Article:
Active Voice vs. Passive Voice
In order to understand the concept of Active and Passive voice, we need to remember the order of words in an English sentence.
Typically, the order is Subject – Verb – Object.
Julia is helping Sam.
In this sentence, “Julia” is the subject. The subject is the entity in the sentence that executes the action of the verb, which, in this sentence is “help” (is helping). The object, “Sam”, is the entity that is receiving the action of the verb. “Julia is helping Sam” is an example for an active sentence.
In a passive voice sentence, the object “Sam” becomes the subject of the sentence. The previous subject, “Julia” is becoming the “agent”. In the passive voice, the verb conjugation of the verb changes. The above sentence in the active voice changes to: Sam is being helped by Julia.
To form the passive voice, use the following chart:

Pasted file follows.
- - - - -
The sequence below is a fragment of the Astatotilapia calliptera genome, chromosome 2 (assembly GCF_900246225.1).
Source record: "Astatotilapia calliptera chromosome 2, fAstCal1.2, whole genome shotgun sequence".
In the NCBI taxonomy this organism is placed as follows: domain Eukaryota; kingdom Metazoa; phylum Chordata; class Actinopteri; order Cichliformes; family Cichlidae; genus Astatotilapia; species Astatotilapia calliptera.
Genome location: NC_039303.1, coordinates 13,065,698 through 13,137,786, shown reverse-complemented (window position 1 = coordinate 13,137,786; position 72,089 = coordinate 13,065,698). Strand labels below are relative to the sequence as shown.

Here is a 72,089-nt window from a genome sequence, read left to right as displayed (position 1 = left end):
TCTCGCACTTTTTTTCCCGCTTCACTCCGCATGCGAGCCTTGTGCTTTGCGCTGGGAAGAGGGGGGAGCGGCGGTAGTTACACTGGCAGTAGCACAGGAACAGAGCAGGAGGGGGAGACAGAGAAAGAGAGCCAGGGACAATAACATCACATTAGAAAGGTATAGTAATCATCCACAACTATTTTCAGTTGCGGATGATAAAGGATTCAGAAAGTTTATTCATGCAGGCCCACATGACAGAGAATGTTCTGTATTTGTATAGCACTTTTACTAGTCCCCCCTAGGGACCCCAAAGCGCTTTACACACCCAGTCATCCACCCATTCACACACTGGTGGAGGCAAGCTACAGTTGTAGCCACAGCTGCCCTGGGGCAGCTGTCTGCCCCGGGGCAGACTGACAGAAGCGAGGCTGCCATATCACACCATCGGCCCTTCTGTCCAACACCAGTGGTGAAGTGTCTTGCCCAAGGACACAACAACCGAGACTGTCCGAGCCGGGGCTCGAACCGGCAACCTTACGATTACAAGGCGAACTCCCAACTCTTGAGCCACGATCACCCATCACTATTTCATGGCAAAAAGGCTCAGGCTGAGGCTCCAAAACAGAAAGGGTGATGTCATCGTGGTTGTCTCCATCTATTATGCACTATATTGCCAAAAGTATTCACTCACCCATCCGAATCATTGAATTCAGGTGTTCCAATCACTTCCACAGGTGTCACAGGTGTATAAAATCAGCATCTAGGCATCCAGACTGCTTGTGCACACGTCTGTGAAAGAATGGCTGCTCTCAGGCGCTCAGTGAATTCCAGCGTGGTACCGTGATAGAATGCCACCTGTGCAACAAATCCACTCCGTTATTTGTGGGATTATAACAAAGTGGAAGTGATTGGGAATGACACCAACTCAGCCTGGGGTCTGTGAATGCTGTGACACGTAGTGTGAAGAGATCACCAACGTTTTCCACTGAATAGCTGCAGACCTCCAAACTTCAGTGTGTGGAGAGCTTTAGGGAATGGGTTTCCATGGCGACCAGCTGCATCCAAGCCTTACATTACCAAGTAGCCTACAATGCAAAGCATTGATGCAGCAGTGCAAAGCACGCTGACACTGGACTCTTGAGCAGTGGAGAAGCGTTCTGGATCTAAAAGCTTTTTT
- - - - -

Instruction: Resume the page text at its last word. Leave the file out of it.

we use the preposition “by” in the passive voice only if we know the “agent”, or if we want to emphasize either the “agent” or a specific subject. If we do not know the “agent”, or if it is not important to know who the agent is, we do not use “by”.
These potatoes have been grown in Idaho. (It does not matter by who specifically.)
The show was cancelled. (It does not matter who exactly cancelled the show)
The show has been cancelled by the network. (We use “by” if it is important to know that it was the network who cancelled the show, or if someone asks: “Who cancelled the show?” / “By whom?)
These potatoes have been grown in Idaho by my uncle Sam, who is a farmer. (We use “by” if we want to add important information pertinent to the subject.)
The Passive Voice with Modal Verbs